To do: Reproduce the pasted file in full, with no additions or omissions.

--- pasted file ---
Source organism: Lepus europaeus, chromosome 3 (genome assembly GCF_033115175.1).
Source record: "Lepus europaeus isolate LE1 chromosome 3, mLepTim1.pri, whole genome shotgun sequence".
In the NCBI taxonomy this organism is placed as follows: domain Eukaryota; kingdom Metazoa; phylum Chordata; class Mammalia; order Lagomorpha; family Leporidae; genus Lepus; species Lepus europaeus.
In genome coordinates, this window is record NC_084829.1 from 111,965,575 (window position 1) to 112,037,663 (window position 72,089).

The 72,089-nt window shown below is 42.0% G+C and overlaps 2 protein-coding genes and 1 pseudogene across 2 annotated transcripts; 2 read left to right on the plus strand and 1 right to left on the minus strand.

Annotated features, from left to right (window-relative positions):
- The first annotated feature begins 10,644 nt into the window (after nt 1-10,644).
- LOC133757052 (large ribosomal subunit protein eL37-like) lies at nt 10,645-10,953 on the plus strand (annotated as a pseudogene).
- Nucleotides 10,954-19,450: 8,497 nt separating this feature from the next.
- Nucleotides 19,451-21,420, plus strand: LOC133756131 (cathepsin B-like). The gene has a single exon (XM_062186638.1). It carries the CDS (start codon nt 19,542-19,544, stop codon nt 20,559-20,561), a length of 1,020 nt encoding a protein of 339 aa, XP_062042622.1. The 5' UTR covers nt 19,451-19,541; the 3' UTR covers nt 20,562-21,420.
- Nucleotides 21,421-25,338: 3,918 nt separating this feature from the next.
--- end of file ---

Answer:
Source organism: Lepus europaeus, chromosome 3 (genome assembly GCF_033115175.1).
Source record: "Lepus europaeus isolate LE1 chromosome 3, mLepTim1.pri, whole genome shotgun sequence".
In the NCBI taxonomy this organism is placed as follows: domain Eukaryota; kingdom Metazoa; phylum Chordata; class Mammalia; order Lagomorpha; family Leporidae; genus Lepus; species Lepus europaeus.
In genome coordinates, this window is record NC_084829.1 from 111,965,575 (window position 1) to 112,037,663 (window position 72,089).

The 72,089-nt window shown below is 42.0% G+C and overlaps 2 protein-coding genes and 1 pseudogene across 2 annotated transcripts; 2 read left to right on the plus strand and 1 right to left on the minus strand.

Annotated features, from left to right (window-relative positions):
- The first annotated feature begins 10,644 nt into the window (after nt 1-10,644).
- LOC133757052 (large ribosomal subunit protein eL37-like) lies at nt 10,645-10,953 on the plus strand (annotated as a pseudogene).
- Nucleotides 10,954-19,450: 8,497 nt separating this feature from the next.
- Nucleotides 19,451-21,420, plus strand: LOC133756131 (cathepsin B-like). The gene has a single exon (XM_062186638.1). It carries the CDS (start codon nt 19,542-19,544, stop codon nt 20,559-20,561), a length of 1,020 nt encoding a protein of 339 aa, XP_062042622.1. The 5' UTR covers nt 19,451-19,541; the 3' UTR covers nt 20,562-21,420.
- Nucleotides 21,421-25,338: 3,918 nt separating this feature from the next.